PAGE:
Wikipedia says

[the inverse-chi-squared distribution] arises in Bayesian inference, where it can be used as the prior and posterior distribution for an unknown variance of the normal distribution.

Why is this distribution the one to use?

EDIT: I know about the computational convenience of conjugate priors. I don't know why inverse chi-squared is a natural one to pick for the unknown variance of the normal distribution.

EDIT 2: Let me give you an example of the type of answer I'm interested in, but with something I understand.

We often assume means are normally distributed because the central limit theorem tells us that adding together many independent, identically distributed random variables with finite non-zero variance converges to a normal distribution, and a mean is just a sum of variables (divided by a constant).

That gives me some intuition about why people assume means are normally distributed.

I have no similar intuition about why the inverse chi-squared distribution would be a natural choice to model the unknown variance of a normal distribution.

EDIT 3: For context, I saw Gelman making this assumption in this paper.

  • 1
    $\begingroup$ I notice you included the "conjugate-prior" tag. Does that mean you already know the inverse-chi-square is the conjugate prior in this case? $\endgroup$ Jun 25, 2020 at 8:24
  • $\begingroup$ I know about conjugate priors. I don't know why inverse chi squared should be related to the variance of a normal distribution. $\endgroup$
    – dfrankow
    Jun 25, 2020 at 14:51
  • $\begingroup$ You haven't actually answered my question. You are also inserting the word "should" where Wikipedia said "can". $\endgroup$ Jun 25, 2020 at 22:32
  • $\begingroup$ I do not know that inverse-chi-square is the conjugate prior in this case. I know someone chose it, as I just added in "EDIT 3" above. I do not know why, which is why I asked this question. $\endgroup$
    – dfrankow
    Jun 26, 2020 at 18:47

2 Answers 2


It is not necessarily the "one to use" in the sense that you would need to use it, of course. In fact, if your prior beliefs regarding the unknown variance differ from what is encapsulated by such a distribution, you should not use it.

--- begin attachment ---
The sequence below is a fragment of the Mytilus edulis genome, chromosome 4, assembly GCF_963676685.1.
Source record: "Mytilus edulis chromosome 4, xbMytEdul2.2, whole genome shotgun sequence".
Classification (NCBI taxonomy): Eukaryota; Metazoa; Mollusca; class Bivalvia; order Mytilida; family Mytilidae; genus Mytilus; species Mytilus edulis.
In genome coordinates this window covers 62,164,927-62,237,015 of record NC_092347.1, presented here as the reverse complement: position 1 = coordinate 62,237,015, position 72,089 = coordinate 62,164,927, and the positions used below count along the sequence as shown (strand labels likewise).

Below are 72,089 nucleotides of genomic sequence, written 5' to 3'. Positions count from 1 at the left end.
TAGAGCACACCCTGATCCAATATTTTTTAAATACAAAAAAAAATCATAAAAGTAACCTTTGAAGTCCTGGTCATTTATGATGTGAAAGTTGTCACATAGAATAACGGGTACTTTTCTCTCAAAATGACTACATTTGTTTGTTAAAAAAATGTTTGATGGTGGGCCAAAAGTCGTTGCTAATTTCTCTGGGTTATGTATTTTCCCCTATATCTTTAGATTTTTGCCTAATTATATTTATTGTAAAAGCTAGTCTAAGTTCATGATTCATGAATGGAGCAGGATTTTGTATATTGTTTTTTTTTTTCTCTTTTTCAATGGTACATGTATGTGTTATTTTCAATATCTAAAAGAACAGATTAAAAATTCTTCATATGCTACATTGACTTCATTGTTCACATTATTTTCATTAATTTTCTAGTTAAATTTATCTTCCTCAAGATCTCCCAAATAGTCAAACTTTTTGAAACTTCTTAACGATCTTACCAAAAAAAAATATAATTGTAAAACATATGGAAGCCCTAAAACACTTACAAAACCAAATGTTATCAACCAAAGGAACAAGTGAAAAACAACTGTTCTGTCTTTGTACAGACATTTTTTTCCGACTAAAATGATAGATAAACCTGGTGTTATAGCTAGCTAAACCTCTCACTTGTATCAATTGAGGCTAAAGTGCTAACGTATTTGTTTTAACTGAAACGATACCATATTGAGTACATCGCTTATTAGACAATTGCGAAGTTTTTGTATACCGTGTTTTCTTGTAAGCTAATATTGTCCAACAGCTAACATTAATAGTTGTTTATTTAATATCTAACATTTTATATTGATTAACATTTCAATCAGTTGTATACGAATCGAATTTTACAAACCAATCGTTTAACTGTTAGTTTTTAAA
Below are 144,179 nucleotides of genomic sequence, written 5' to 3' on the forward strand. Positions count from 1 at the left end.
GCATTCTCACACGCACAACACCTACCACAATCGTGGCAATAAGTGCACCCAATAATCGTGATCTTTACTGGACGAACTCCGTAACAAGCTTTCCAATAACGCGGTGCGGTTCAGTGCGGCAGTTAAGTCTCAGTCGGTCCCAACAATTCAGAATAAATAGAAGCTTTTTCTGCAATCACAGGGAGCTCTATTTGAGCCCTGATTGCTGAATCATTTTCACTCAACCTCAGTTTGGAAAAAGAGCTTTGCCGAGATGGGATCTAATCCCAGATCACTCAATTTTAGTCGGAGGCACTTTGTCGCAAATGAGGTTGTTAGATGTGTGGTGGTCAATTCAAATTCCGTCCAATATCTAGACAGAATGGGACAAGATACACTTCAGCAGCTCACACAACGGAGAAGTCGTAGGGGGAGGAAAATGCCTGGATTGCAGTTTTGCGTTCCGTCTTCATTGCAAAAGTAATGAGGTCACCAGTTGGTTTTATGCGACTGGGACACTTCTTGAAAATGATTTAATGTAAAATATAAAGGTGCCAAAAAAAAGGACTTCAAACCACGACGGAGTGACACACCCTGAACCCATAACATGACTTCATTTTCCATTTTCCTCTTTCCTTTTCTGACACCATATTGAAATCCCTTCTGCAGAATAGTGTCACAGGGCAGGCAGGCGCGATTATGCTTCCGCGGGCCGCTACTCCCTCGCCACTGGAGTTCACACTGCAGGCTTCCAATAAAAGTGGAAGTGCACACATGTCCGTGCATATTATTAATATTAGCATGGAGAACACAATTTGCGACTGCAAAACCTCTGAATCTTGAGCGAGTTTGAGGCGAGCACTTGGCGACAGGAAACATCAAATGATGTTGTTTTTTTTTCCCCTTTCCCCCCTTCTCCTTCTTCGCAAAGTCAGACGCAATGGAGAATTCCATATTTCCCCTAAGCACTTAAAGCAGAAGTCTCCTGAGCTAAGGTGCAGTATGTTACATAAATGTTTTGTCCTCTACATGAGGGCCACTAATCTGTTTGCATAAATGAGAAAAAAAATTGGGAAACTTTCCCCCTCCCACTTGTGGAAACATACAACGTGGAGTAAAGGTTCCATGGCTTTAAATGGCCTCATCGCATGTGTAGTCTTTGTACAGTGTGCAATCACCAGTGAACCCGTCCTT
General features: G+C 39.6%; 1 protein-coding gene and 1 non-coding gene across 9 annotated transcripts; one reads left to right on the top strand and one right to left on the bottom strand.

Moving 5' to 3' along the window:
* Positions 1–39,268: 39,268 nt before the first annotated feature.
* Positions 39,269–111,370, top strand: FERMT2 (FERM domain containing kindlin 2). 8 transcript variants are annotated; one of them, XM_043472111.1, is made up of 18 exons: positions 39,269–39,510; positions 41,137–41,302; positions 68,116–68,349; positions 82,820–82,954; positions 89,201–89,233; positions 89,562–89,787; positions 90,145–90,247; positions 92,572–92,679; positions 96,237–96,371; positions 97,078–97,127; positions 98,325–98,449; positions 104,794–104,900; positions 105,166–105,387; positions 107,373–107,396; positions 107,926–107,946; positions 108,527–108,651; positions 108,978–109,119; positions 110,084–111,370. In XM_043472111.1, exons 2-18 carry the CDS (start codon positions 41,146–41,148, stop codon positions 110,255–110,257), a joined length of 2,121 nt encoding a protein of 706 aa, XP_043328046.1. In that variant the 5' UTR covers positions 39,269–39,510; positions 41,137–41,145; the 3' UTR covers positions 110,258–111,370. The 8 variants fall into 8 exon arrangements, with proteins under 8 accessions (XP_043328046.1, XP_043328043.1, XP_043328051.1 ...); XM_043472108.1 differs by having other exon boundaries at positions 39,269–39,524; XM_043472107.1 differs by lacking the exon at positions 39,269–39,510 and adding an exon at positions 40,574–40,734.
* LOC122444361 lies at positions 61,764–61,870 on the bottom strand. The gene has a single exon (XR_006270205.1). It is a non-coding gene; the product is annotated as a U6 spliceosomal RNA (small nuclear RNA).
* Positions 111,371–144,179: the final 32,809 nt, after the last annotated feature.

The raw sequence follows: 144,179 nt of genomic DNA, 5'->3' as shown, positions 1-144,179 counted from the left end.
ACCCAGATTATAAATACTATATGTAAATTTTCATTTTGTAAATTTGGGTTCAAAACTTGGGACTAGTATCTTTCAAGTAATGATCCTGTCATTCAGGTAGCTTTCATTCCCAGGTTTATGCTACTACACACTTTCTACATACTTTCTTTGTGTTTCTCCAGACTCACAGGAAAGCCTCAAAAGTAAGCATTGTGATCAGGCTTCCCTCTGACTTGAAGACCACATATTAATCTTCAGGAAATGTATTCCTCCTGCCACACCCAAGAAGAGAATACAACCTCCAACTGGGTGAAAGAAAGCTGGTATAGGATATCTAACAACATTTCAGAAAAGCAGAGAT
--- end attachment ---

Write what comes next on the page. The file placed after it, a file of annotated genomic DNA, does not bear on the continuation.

However, the fact that both the prior and the posterior are from the same family tells us that this prior is a so-called conjugate prior, which may have certain advantages. These are for instance discussed in more detail here.

Conjugate priors also tend to be computationally convenient in the sense that if the posterior, generally the object of interest, follows a well-known distribution, there is a good chance we can conveniently compute posterior moments etc. and need not resort to more computer-intensive methods such as MCMC.

  • $\begingroup$ Thanks for your answer. I know about conjugate priors. I don't know how an inverse chi-squared distribution encodes beliefs about unknown variance in an intuitive way. Why inverse chi-squared? $\endgroup$
    – dfrankow
    Jun 25, 2020 at 14:49
  • $\begingroup$ Well, I was precisely trying to say that it need not encode anybody's beliefs, because your or my beliefs may look very different. I do not think there is anything (at least I am not aware of anything - if there is, I'd love to hear about that, though!) inherently intuitive in the shape of whatever turns out to be the conjugate prior for a given parameter. But it can serve as a prior, e.g., because it satisfies some minimal requirements for a prior for a variance like not having positive density for negative values. $\endgroup$ Jun 25, 2020 at 15:25
  • $\begingroup$ Thanks, "satisfies some minimal requirements" is useful info. So, this is one reasonable possibility. $\endgroup$
    – dfrankow
    Jun 26, 2020 at 18:49

It is the "conjugate prior"

If you have a look at the normal distribution, you will see that it has a density function that is proportionate (in the variance parameter) to the following form:

$$\text{N}(x|\mu,\sigma^2) \overset{\sigma^2}{\propto} \frac{1}{\sigma} \cdot \exp \bigg( -\frac{1}{2 \sigma^2} (x-\mu)^2 \bigg).$$

Similarly, if you have a look at the form of the inverse chi-squared distribution you will see that it has a density function with the proportionate form (called the "kernel" of the density):

$$\text{InvChiSq}(\sigma^2| \nu) \overset{\sigma^2}{\propto} \frac{1}{\sigma^{\nu+2}} \cdot \exp \bigg( -\frac{1}{2 \sigma^2} \bigg).$$

The similarity in these two forms means that the inverse chi-squared distribution is the "conjugate prior" for the variance parameter in the normal distribution ---i.e., use of this prior gives a posterior distribution with the same form.


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